6 of the West’s Best Swimming Holes You Can’t Get to by Car
By Emma Walker4 Min. Read
Hidden Swimming Holes Out West
Multi-day river trips are a unique experience, in part because they offer access to campsites and side hikes you’d ordinarily never get to see. Those side trips often result in stellar views, but the very best ones end at a swimming hole—preferably one with no other visitors. These hidden swimming holes offer a reprieve from the scorching summer temperatures that often accompany the best whitewater of the season (or, in a few cases, a relaxing evening soak). Take lots of photos, because these swimming holes’ remoteness makes them a once-in-a-lifetime opportunity.
1) Jones Hole | Green River, Utah
A trip down the Green River through Dinosaur National Monument is like being transported back in time, and not just because the landscape looks much like it did when the first fossil beds were discovered there in 1909. One of the highlights of this run is a side hike to Jones Hole, where you’ll see ancient petroglyphs and pictographs and, if you’re lucky, bighorn sheep. Hikers have a long trek ahead—it’s over nine miles round-trip from the road—but if you arrive in a boat, it’s a short walk to see the sights. The best part? Ely Creek Falls, which sits just a quarter-mile off the trail, and is the perfect spot to cool off on a blistering northeast Utah day.
2) Blue Hole | Imnaha River, Oregon
The Wild & Scenic Imnaha isn’t as well known as its neighbor, the Snake River, which makes the Blue Hole all the more secluded. The most popular run on the river is from Cow Creek to the Imhana’s confluence with the Snake in Hell’s Canyon. It’s short—just under 4.5 miles—and with a gradient of 57 feet per mile, its Class III and IV rapids pack a punch. The real fun, though, is upstream from Cow Creek, where the Indian Crossing Trailhead offers access to the aptly named Blue Hole. Nestled in the remote Eagle Cap Wilderness near Joseph, Oregon, this stunningly clear swimming hole is just a mile and a half from the trailhead, but you’ll rarely run into another soul there.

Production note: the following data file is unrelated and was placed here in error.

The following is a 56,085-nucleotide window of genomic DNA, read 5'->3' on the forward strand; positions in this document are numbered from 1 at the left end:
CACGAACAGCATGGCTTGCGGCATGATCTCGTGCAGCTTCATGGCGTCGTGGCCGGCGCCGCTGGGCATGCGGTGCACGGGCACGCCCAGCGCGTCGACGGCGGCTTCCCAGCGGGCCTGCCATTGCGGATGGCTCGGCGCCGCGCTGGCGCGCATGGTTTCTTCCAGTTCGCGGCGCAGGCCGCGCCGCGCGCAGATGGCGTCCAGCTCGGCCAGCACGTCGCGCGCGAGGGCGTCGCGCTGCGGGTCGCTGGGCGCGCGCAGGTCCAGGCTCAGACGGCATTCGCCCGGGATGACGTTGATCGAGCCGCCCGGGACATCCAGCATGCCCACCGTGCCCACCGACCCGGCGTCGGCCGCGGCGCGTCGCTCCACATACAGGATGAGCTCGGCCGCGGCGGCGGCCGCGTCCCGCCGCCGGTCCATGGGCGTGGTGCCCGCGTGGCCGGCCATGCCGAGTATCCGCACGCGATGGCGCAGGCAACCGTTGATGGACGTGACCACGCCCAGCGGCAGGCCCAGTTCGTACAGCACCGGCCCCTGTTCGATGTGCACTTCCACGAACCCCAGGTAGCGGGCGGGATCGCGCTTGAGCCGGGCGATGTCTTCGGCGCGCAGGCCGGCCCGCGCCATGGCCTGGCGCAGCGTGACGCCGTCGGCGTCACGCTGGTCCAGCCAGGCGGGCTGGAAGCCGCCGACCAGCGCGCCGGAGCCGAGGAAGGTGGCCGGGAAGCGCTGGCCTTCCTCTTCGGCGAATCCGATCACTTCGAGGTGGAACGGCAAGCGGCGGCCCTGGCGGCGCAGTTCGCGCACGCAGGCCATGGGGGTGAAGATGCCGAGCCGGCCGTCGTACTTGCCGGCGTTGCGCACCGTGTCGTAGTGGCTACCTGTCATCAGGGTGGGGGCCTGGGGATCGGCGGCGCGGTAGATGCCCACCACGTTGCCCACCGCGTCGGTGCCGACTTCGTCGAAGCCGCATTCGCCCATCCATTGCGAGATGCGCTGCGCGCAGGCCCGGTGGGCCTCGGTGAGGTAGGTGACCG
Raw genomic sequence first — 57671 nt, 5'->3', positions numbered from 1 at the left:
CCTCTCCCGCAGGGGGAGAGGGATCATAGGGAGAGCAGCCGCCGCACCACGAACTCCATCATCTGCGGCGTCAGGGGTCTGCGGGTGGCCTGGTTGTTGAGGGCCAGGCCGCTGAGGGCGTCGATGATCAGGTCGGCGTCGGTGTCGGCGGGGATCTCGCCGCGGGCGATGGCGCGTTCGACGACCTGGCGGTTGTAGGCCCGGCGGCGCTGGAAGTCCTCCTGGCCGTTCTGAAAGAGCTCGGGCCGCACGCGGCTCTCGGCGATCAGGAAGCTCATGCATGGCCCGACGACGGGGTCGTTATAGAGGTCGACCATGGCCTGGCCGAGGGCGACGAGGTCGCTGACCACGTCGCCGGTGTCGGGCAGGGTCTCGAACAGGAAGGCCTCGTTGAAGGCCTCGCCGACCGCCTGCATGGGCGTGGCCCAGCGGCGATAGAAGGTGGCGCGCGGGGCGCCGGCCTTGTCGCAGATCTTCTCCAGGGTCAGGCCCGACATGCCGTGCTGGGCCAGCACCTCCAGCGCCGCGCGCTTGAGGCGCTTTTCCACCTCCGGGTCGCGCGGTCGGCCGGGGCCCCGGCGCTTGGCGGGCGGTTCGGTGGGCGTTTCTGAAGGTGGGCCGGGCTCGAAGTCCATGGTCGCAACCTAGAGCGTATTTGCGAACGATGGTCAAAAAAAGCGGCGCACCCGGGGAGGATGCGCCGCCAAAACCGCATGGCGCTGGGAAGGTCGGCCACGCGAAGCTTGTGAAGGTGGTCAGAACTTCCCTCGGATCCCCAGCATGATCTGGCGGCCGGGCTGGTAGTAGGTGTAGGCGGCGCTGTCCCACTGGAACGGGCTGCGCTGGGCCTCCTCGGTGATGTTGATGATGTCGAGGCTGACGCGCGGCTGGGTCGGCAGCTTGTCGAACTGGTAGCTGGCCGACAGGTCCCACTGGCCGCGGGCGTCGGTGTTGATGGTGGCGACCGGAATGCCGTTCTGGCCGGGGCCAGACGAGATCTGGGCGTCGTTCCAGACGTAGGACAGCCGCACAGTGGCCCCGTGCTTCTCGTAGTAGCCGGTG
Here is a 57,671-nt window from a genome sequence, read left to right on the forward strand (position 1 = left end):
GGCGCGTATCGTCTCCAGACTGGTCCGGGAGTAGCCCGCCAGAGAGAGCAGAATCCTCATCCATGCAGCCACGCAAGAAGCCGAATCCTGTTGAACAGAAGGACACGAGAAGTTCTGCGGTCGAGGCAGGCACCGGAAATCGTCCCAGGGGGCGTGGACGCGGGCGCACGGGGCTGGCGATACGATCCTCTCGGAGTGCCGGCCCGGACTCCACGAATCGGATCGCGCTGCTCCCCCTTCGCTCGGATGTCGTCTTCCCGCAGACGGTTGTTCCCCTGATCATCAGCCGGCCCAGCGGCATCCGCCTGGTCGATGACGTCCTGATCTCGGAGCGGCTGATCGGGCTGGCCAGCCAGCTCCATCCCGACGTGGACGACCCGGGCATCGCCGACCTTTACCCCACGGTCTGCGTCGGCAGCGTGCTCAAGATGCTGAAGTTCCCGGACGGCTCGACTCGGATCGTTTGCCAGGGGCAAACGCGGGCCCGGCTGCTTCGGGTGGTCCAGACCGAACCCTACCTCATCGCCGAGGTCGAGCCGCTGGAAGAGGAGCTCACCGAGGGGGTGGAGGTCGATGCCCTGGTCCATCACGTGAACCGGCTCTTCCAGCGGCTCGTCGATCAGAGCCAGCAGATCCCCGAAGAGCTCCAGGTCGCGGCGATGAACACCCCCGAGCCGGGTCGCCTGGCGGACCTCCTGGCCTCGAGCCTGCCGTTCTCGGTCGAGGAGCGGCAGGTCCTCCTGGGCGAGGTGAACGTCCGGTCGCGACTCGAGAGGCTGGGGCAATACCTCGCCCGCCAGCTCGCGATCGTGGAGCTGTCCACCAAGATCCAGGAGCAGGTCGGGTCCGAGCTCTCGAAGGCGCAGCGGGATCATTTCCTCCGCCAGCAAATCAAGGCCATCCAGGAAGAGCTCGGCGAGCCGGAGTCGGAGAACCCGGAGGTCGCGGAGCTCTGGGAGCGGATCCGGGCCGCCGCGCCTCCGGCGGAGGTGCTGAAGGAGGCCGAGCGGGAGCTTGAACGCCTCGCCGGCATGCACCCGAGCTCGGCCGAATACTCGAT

3) Devil’s Gate | North Fork Tuolumne River, California
Thanks to its continuous Class IV and IV+ rapids, the remote Tuolumne River isn’t exactly the first place you’d associate with a “relaxing” whitewater trip. There is one exception, though: Devil’s Gate. You’ll have to work to get to this hidden swimming hole—the scramble up from Mile 15.1 isn’t for the faint of heart—but the reward is a natural water slide, plenty of rock-jumping spots, and the perfect spot to while away an afternoon. Once you’re done swimming, the action picks right back up: Pinball Rapid is just downstream, and you’ll have to tackle that before the takeout.
4) Little Colorado River | Colorado River, Arizona
The juxtaposition of the brown, often muddy Colorado and teal-green Little Colorado River in Grand Canyon is almost unbelievable. The Little Colorado’s heavy concentration of alkaline minerals make for a distinctive color, and its swift current and shallow waters mean it’s the perfect spot to cool off in the midst of the Grand Canyon’s often oppressive heat. Countless rafters have stopped off at Mile 62 to float down the Little Colorado, and it’s regularly considered a trip highlight. Best of all, this magical spot is only accessible by boat (it’s an arduous hike to the Confluence, and as of mid-2019, the trail is closed).
5) Tate Creek | Rogue River, Oregon
Thanks to the Rogue River’s Wild and Scenic status, it’s tricky to get to Tate Creek, and by far the best way is by boat. A quarter-mile up the Rogue River Trail, which begins just before River Mile 33, sits Tate Creek Falls. The waterfall itself is a good enough reason to make the side trip, but the real highlight is the water slide. It takes a little derring-do—you’ll have to climb a rope to the top of the waterfall, then slide 10 feet down and drop another five feet into the swimming hole—but it’s well worth the refreshing dip.
6) Radium Hot Springs & Jump Rock | Upper Colorado River, Colorado
Just below the gnarly Class V whitewater of Gore Canyon, the gentle flows of the Upper Colorado River wind their way through deep canyons and have only a handful of Class III rapids and some wave trains—it’s a gentle enough run that people regularly run it on SUPs and inflatable kayaks. The highlight is Radium Hot Springs, a decent-sized pool with enough room to accommodate a handful of boating parties. Once you’ve finished soaking, the daredevils in your crew can scramble up the nearby cliff (or, for a slightly less death-defying jump, paddle across the river to a twenty-foot jump rock) and take the plunge.